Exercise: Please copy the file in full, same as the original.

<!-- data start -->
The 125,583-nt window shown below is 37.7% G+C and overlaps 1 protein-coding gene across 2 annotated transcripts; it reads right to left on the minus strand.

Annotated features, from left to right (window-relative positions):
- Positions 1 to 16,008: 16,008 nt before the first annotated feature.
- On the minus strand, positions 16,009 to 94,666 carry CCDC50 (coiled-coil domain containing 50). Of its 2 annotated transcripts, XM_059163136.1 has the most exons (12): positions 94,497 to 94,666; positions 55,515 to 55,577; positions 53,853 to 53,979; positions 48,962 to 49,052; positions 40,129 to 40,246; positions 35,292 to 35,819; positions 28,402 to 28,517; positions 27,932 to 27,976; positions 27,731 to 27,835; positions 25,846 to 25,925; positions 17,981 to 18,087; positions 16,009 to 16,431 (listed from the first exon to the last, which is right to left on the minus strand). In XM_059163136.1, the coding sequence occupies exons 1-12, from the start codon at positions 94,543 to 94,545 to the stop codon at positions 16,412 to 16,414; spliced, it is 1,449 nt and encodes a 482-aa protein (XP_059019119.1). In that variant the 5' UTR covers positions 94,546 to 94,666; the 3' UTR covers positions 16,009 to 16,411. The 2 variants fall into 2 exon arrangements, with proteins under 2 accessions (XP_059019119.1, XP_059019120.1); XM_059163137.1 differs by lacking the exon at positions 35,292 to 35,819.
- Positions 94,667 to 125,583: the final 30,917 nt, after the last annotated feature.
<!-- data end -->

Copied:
The 125,583-nt window shown below is 37.7% G+C and overlaps 1 protein-coding gene across 2 annotated transcripts; it reads right to left on the minus strand.

Annotated features, from left to right (window-relative positions):
- Positions 1 to 16,008: 16,008 nt before the first annotated feature.
- On the minus strand, positions 16,009 to 94,666 carry CCDC50 (coiled-coil domain containing 50). Of its 2 annotated transcripts, XM_059163136.1 has the most exons (12): positions 94,497 to 94,666; positions 55,515 to 55,577; positions 53,853 to 53,979; positions 48,962 to 49,052; positions 40,129 to 40,246; positions 35,292 to 35,819; positions 28,402 to 28,517; positions 27,932 to 27,976; positions 27,731 to 27,835; positions 25,846 to 25,925; positions 17,981 to 18,087; positions 16,009 to 16,431 (listed from the first exon to the last, which is right to left on the minus strand). In XM_059163136.1, the coding sequence occupies exons 1-12, from the start codon at positions 94,543 to 94,545 to the stop codon at positions 16,412 to 16,414; spliced, it is 1,449 nt and encodes a 482-aa protein (XP_059019119.1). In that variant the 5' UTR covers positions 94,546 to 94,666; the 3' UTR covers positions 16,009 to 16,411. The 2 variants fall into 2 exon arrangements, with proteins under 2 accessions (XP_059019119.1, XP_059019120.1); XM_059163137.1 differs by lacking the exon at positions 35,292 to 35,819.
- Positions 94,667 to 125,583: the final 30,917 nt, after the last annotated feature.